These costs are prohibitive under trainee salaries and are steep even for young practitioners. Yet, this is often the time frame when many physicians are trying to conceive. Progressive companies like Bank of America, Johnson & Johnson and Starbucks offer IVF benefits to attract and retain their hardworking, career-driven female workforce. It is time the health care industry follows suit and provides some of this financial support for clinicians who want to conceive.

Paid Bereavement Support

Bereavement policies are often put in place among training programs and by employers to offer time and support for clinicians and their families following the loss of a partner or close family member. Yet, miscarriage and fetal loss can be equally devastating. A societal tradition of not revealing pregnancy until the second trimester, when miscarriage becomes less likely, underscores deeply rooted negative perceptions about pregnancy loss and can contribute to difficulty with coping.

The U.S. makes up one of the few industrialized countries in the world that does not have legislation guaranteeing paid maternal leave. The Family and Medical Leave Act offers unpaid, but job-protected time off for up to 12 weeks following the birth of a child, adoption, or for the care of a sick loved one and one's own medical condition. Miscarriage and fetal demise are appropriately considered serious health conditions and assumed under this recovery period. Besides the financial difficulties that can results from this policy, time off can also create additional hardships, including extension of fellowship.

Destigmatizing pregnancy loss starts with expanding policies to include initiatives like flexible work hours to allow time for counseling and therapy. While some physicians feel being at work with their colleagues may be helpful, they should be afforded flexibility and protected time to cope. The inflexibility at most fellowships and health care institutions creates more stress for women when trying to make plans and decisions, and their emotional responses can vary from day to day.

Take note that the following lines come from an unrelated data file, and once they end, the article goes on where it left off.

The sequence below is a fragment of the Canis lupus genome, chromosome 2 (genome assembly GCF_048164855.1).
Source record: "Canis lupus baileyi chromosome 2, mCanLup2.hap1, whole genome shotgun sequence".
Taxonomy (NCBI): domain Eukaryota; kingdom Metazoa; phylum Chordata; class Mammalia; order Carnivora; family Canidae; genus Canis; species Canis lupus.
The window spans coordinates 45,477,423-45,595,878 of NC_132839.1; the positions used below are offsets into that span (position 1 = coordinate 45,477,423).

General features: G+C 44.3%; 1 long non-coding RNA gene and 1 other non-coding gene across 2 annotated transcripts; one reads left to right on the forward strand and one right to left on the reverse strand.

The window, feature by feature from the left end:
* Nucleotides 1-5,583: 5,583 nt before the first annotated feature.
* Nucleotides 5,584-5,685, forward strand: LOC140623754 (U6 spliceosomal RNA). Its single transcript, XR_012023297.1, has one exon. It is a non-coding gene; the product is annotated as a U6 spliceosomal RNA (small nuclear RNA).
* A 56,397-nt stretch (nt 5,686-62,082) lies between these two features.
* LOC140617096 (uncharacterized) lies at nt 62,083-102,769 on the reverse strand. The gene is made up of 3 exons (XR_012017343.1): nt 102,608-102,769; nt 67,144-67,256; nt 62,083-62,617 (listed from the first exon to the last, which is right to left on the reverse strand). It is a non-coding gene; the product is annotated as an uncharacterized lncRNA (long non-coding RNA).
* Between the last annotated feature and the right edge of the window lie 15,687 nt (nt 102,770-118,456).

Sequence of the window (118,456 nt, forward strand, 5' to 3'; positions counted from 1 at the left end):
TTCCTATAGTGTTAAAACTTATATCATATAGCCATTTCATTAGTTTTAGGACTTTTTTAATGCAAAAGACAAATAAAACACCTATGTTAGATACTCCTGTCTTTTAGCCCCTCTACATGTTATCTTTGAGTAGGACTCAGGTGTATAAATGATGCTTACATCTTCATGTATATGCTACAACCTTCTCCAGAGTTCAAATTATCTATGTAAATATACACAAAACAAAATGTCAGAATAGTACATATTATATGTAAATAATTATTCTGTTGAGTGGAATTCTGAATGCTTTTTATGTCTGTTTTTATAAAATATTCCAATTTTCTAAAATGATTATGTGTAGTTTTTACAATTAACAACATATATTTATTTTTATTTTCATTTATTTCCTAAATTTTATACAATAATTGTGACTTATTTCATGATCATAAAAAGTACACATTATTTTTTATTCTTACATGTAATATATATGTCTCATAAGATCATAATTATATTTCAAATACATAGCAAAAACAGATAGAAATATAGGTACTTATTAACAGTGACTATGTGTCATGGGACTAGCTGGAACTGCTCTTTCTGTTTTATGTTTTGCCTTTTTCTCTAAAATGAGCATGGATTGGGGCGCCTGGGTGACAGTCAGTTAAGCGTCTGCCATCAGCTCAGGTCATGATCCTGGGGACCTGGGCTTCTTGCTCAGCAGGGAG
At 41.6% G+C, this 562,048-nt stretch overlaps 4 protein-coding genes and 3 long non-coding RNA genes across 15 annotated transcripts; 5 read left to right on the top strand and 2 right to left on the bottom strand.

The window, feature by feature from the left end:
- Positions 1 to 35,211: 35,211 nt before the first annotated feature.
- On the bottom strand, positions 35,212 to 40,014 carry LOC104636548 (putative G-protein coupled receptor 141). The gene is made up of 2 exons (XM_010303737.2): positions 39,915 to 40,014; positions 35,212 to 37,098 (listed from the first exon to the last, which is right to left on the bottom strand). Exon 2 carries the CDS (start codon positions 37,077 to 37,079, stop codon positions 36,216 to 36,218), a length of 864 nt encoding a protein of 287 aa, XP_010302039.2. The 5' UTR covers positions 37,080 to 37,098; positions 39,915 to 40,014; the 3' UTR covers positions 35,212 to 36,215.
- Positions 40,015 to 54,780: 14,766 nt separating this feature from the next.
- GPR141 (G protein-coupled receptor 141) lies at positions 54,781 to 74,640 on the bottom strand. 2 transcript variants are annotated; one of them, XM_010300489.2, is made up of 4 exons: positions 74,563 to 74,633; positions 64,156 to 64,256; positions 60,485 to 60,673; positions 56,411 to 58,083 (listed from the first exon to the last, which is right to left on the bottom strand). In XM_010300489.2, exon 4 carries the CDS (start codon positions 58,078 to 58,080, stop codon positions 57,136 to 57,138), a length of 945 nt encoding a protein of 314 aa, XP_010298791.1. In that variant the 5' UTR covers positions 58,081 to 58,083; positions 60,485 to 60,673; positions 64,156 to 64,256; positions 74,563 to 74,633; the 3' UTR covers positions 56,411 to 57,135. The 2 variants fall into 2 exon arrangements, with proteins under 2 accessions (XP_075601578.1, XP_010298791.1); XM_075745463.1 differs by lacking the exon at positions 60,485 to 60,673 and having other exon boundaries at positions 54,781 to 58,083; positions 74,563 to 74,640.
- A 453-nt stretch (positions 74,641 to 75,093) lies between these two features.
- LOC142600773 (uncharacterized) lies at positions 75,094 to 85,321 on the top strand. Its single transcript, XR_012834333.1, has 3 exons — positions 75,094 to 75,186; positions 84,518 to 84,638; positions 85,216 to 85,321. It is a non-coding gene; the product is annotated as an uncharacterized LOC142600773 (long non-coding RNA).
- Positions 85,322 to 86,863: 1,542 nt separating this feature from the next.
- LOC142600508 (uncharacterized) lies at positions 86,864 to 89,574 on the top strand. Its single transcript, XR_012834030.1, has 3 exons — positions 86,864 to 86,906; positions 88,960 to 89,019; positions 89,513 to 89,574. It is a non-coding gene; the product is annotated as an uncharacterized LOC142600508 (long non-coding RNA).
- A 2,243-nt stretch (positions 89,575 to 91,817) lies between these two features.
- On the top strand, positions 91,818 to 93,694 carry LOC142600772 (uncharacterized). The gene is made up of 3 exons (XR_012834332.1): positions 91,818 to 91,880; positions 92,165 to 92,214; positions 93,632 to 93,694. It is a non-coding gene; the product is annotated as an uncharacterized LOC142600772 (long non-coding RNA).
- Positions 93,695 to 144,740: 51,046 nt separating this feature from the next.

Counseling Support

Difficulty conceiving and pregnancy loss are experienced differently. Some women can move forward with knowing, for example, a chromosomal abnormality most commonly leads to miscarriage in the first trimester. Some become fraught with guilt whether they could have taken preventable actions. Some feel deep remorse. Training programs and hospital systems have established confidential referral services to therapists and psychiatrists as well as peer-to-peer support lines.

Fellowships and health care employers should ensure their resources are adequate to support women through this time. There are several fellowship directors who are well-versed in navigating pregnancy related issues encountered during training. All programs should familiarize themselves with support networks available to their trainees.

The desire for motherhood is certainly not universal among women. For those who choose to pursue pregnancy, the road can be long, emotionally difficult and financially burdensome. We cannot allow women to continue burying their experiences with guilt and shame. We must create more progressive policies and build more robust support structures so that trainees who encounter infertility, miscarriage or fetal demise have the tools and community to overcome these hardships.

This article was submitted by Agnes Koczo, MD an FIT at University of Pittsburgh Medical Center. Twitter: @AkoczoAgnes